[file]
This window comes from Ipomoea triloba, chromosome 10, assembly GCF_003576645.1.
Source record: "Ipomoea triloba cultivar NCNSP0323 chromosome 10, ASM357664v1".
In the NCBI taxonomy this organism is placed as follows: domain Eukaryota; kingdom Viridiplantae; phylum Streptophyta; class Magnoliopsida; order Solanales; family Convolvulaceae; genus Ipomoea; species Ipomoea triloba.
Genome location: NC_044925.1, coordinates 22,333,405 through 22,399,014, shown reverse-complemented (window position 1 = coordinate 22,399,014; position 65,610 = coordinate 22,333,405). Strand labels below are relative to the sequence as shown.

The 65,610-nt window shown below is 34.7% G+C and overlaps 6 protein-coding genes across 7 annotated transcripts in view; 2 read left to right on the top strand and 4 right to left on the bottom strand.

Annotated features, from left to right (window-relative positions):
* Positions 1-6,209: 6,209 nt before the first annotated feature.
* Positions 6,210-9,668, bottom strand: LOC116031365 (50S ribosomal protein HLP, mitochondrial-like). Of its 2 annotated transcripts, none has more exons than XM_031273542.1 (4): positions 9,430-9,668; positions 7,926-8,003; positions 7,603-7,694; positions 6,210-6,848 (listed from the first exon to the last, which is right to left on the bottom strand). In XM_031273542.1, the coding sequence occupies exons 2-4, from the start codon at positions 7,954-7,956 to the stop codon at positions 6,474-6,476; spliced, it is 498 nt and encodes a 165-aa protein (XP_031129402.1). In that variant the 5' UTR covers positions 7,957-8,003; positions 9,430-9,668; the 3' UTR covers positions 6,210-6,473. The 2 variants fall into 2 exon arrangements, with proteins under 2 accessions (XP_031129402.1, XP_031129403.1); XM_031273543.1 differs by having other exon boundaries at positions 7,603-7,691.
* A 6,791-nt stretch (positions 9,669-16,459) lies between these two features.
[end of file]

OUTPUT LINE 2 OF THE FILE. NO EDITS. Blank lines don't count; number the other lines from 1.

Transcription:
Source record: "Ipomoea triloba cultivar NCNSP0323 chromosome 10, ASM357664v1".